The ITRC has recently put together a survey on www.idtheftcenter.org attempting to find out what consumers know about medical identity theft.
According to several recent studies, medical identity theft is among the fastest growing types of identity fraud in the United States. Medical identity theft is the fraudulent use of an individual’s protected health information (PHI) or personally identifiable information (PII), such as name and Social Security number, to obtain medical goods and services or to unlawfully gain financial benefit.
According to a recent Ponemon Institute Research Report, 1.85 million Americans were affected by medical identity theft in 2012. This is a dramatic increase from the 1.49 million affected by medical identity theft in 2011, amounting to an almost 25% increase in just one year.
This rate of growth has the potential to explode due to several reasons.
First, The Affordable Care Act is estimated to reduce the number of uninsured by approximately 30 million, drastically increasing the number of insurers and insured patients who are targets for medical identity theft.
Second, HIPAA policies and new rules under HITECH are increasing the use of electronic health records (EHRs) which can be vulnerable to data hackers.
Third, and finally, the data hackers themselves are more sophisticated and cognizant of ways to profit off of personal data than ever before.
All these factors combined pose a very serious dilemma in controlling the rate of growth for medical identity theft. Ponemon estimates that the cost of medical identity theft to the economy in 2012 was approximately $41 billion.
How the Scams Operate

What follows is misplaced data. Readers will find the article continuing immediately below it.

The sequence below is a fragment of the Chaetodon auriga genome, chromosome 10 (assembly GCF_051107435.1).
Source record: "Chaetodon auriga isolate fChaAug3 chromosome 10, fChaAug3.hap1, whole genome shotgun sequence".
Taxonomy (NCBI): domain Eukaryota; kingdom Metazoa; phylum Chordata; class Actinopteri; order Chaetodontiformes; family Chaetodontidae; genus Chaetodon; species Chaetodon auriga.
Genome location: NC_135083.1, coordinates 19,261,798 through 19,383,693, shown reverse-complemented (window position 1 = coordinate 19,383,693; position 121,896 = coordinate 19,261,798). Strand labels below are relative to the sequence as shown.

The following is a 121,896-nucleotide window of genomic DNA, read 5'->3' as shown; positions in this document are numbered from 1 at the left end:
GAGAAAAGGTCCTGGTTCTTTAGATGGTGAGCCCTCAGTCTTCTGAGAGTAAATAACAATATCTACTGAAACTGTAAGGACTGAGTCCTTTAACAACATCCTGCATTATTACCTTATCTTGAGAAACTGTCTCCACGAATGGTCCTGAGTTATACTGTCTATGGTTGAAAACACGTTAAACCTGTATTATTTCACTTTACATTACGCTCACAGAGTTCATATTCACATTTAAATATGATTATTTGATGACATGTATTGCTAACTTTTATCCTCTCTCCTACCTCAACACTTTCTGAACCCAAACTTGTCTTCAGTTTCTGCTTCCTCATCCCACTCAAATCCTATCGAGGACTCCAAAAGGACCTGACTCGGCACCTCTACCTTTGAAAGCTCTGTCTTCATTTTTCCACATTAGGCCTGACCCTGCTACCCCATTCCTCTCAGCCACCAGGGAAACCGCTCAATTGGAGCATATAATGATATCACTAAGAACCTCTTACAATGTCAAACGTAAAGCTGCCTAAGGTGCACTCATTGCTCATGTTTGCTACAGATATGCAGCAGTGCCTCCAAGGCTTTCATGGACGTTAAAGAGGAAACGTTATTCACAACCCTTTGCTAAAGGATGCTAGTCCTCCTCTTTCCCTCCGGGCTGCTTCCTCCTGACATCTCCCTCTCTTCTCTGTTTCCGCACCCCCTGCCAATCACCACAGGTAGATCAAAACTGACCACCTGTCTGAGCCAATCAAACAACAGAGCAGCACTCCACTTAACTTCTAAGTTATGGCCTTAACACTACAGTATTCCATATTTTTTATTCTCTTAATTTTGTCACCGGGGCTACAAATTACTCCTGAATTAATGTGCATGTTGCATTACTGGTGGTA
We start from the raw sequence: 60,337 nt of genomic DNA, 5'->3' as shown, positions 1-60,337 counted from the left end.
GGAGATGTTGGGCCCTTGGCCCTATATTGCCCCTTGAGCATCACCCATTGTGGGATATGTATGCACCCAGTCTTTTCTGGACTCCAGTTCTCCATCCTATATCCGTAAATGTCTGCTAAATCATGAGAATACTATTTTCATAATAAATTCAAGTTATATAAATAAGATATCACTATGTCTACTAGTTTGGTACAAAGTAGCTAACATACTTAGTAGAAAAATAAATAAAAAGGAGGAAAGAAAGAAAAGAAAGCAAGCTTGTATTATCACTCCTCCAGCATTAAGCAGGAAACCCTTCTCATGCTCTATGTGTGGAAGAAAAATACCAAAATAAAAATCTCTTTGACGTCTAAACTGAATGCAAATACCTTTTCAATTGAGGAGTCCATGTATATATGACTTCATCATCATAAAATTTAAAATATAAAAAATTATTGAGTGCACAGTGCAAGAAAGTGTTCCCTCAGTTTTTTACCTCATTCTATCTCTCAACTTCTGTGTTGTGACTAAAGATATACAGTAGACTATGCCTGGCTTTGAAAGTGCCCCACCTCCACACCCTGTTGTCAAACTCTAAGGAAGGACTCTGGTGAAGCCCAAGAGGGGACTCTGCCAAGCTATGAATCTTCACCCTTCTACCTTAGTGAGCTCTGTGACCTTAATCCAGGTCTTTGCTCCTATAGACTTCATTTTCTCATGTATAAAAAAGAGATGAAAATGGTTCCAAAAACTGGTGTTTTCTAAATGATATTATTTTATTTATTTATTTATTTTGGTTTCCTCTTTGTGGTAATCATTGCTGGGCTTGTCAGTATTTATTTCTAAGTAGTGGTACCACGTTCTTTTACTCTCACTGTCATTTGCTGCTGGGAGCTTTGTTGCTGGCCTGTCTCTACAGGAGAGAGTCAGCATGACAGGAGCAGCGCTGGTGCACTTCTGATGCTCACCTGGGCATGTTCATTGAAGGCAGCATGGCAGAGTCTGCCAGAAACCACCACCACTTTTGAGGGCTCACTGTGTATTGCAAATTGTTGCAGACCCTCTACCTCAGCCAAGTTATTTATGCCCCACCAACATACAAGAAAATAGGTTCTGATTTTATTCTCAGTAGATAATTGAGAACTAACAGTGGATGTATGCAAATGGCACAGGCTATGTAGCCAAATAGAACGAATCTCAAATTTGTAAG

There are a variety of ways to perpetrate a medical identity theft scam, but the most common are those where the thief uses someone else’s information to make use of their insurance for a procedure or treatment they don’t want to pay for or can’t afford.
Other times a thief may use someone’s medical information to acquire access to prescription medications they wouldn’t otherwise be able to attain. This form of identity theft can be an especially scary one because usually medical bills will tend to be larger than your average fraudulent credit card bill.
With this in mind, the ITRC has created a survey in an attempt to gauge the public awareness of medical identity theft.
The survey is comprised of only six questions, all of which are broad and non-specific, attempting to gain a better general understanding of the degree of awareness the consumer population has of medical identity theft, and if that awareness is also coupled with a general knowledge or understanding of what it involves and how to take basic steps to protect oneself. The survey makes no attempt to actually test consumer knowledge through specific content related questions. Instead the survey seeks only to ascertain what their confidence is that they know what steps to take to mitigate risk, and upon finding out they’ve become a victim, how confident they are that they could effectively mitigate their issue and get any resulting financial damage cleaned up.
If you’re interested in taking this survey, simply visit the ITRC homepage (link above) and click on the medical identity theft survey in the middle of the home page.